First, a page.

Counterarguments against the opposition
To begin, this line of reasoning assumes that each party will put forward only one candidate for the open primaries when the truth can be far different. In fact, the bigger parties are probably more likely to put forward several candidates, because they cover a large ideological spectrum, than are the smaller third parties, which are much more focused.
The result in a traditionally liberal district could well be that a Green Party candidate receives the most votes with a Republican in second; a Democrat in third; and another Democrat, who siphoned party votes from the third placer, in fourth. The general election would then be between the Republican and the Green Party candidate, who is probably more likely to win in a liberal district.
Baumen’s second point that the measure could lead to Democrat on Democrat warfare is dulled by the fact that this already happens in party primaries. However this seems to be the chief logical reason for the Democratic and Republican parties’ strong opposition to this Proposition 14.
His third point of contention in the interview, that this proposition was part of a backroom deal by Governor Schwarzenegger cooked up for political purposes, is a genetic fallacy; it attempts to discredit an argument (in this case Proposition 14) by citing its origin while not addressing the actual argument (Grush, 2/27/06).
Olson points out that, in San Francisco under an open primary system, the general mayoral election came down to a contest between a Green and a Democrat. Baumen counters that one example among the thousands of elections does not hold water (although it does if one considers it as a rebuttal to his argument that a third party will “never, ever, ever” reach a general election) and then attempts to discredit the idea of third parties in California altogether.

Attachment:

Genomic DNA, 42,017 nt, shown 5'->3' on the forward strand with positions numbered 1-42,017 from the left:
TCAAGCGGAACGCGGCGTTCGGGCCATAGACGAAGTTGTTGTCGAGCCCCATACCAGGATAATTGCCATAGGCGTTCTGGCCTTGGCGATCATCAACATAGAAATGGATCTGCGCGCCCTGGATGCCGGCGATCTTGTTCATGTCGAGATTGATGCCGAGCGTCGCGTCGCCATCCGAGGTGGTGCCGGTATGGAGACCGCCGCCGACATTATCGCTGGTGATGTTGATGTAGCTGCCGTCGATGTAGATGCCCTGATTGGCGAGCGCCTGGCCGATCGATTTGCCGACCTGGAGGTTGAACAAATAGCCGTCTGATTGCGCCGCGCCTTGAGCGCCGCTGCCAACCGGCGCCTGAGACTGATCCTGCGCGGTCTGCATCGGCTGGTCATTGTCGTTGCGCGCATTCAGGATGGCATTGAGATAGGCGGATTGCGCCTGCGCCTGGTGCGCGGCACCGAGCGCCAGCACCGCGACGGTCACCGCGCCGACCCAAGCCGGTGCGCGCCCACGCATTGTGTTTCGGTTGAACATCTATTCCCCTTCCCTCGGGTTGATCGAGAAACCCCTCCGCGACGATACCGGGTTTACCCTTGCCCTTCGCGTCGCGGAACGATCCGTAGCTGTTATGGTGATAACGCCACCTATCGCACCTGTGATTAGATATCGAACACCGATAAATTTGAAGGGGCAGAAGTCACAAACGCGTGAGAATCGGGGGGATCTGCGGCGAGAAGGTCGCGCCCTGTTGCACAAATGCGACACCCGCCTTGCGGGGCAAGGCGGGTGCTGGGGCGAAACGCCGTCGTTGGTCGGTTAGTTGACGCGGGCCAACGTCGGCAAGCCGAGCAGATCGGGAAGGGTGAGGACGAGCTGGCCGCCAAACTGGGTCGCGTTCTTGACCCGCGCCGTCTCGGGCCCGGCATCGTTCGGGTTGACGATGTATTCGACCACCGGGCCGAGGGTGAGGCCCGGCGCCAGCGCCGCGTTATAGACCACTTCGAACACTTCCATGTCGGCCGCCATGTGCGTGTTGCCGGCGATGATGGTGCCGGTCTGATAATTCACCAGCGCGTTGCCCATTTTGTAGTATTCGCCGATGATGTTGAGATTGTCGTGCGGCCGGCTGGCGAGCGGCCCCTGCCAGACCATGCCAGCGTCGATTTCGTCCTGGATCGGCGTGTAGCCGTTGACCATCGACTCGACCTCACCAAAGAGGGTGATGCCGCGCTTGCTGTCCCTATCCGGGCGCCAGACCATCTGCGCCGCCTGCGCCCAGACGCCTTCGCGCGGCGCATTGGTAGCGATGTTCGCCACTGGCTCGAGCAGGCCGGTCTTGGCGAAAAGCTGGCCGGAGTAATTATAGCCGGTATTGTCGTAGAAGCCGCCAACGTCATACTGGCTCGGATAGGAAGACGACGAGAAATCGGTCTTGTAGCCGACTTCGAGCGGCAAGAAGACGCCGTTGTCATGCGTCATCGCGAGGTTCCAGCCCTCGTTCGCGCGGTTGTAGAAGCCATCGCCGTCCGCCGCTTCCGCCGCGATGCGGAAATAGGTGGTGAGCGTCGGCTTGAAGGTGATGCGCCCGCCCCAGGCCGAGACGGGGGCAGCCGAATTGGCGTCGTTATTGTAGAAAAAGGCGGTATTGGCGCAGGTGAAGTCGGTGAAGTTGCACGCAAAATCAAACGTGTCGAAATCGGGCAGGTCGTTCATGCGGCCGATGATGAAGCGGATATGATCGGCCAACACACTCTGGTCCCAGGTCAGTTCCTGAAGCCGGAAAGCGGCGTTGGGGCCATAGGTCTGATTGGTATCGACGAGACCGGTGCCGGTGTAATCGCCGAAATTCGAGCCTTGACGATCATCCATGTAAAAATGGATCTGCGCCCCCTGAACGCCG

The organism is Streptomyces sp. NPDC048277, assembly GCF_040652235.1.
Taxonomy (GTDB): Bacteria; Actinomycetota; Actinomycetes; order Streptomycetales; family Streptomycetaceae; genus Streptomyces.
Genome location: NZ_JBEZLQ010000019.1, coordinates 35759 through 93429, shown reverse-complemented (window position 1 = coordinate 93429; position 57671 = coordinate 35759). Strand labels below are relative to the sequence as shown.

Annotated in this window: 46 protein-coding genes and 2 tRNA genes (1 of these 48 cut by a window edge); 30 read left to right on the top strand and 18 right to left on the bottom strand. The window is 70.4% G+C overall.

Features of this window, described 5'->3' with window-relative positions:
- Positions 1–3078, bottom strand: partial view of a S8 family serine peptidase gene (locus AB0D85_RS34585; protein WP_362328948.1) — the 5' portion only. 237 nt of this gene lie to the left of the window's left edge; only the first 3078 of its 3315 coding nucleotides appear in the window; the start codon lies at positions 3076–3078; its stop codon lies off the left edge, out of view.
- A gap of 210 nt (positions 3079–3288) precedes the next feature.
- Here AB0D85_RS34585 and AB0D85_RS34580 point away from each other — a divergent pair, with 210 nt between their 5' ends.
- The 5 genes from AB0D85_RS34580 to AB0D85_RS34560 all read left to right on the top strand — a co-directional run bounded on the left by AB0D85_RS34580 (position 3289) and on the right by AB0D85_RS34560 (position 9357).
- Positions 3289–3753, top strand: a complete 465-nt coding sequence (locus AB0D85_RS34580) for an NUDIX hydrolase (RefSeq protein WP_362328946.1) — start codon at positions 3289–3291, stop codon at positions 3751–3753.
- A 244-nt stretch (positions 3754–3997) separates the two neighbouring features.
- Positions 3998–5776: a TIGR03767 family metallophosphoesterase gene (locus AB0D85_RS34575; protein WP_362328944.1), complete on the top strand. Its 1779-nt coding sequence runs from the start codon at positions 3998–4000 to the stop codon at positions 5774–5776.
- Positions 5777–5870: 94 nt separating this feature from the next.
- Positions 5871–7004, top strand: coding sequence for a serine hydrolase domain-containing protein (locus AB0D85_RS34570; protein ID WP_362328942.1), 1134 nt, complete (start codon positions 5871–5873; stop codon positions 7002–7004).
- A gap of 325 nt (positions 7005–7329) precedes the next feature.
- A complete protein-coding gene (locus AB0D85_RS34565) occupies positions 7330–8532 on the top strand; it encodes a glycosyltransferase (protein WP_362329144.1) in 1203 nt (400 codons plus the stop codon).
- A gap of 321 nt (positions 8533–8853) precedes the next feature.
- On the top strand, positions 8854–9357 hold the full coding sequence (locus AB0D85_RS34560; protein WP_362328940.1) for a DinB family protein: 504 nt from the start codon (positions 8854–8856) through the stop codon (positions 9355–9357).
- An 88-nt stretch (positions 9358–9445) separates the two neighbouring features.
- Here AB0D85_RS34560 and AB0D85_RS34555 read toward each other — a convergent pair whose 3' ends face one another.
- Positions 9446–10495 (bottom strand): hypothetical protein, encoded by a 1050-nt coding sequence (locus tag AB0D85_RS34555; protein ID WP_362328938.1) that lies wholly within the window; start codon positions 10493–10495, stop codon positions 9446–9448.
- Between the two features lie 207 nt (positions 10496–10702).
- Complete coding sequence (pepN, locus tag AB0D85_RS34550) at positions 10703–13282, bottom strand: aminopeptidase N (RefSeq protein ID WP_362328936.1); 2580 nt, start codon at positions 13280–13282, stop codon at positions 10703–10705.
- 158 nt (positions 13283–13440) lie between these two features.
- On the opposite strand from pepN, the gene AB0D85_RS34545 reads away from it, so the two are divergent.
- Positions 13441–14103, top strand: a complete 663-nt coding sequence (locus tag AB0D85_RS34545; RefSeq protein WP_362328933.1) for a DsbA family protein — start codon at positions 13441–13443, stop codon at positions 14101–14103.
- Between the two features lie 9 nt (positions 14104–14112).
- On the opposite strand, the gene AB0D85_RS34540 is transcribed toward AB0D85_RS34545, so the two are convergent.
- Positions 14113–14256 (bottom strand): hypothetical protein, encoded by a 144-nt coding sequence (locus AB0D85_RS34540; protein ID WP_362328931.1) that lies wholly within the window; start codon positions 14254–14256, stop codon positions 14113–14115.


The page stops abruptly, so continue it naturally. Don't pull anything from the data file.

The debate moves on from that point but without a clear winner. Olson misses several chances to make strong arguments and Baumen largely continues the aforementioned weak ones.
It is difficult to decipher, besides the issue of intra-party campaign warfare, why the Democratic Party opposes the ballot measure so strongly. One must only consider the case of the 2000 presidential election, where Green Party candidate Nader was widely believed to have siphoned votes away from Democrat Al Gore in key states and cost him the election against Bush. Votes for Nader were mostly deemed to be symbolic, useless, or trying to send a message, because the Green Party never really stood a chance of winning the election. If the election had occurred under open primary rules, the message could have been sent in the primaries by making Nader third place behind Gore, and then the votes could have been cast for the Democrats in the general election.
A similar effect can be seen in last week’s Parliamentary Elections in the UK. Some voters admitted that they voted for Labour even though they preferred the Liberal Democrats simply because they felt Labour had a better chance. An open primary would have made voting for their first choice risk-free.
In other words, Baumen’s argument that third parties would seldom make appearances in general elections would probably work in favor of the Democrats, at least in blue states like California.
The difference is that the larger parties would have to take into account the message sent by third party voters during the primaries. They would be more likely to field candidates with broader support in future cycles. This would indeed push candidates toward the ideological center, as proponents of the bill advertise.
Whether the Democratic or Republican parties think that this is a worthy goal or not is another question altogether.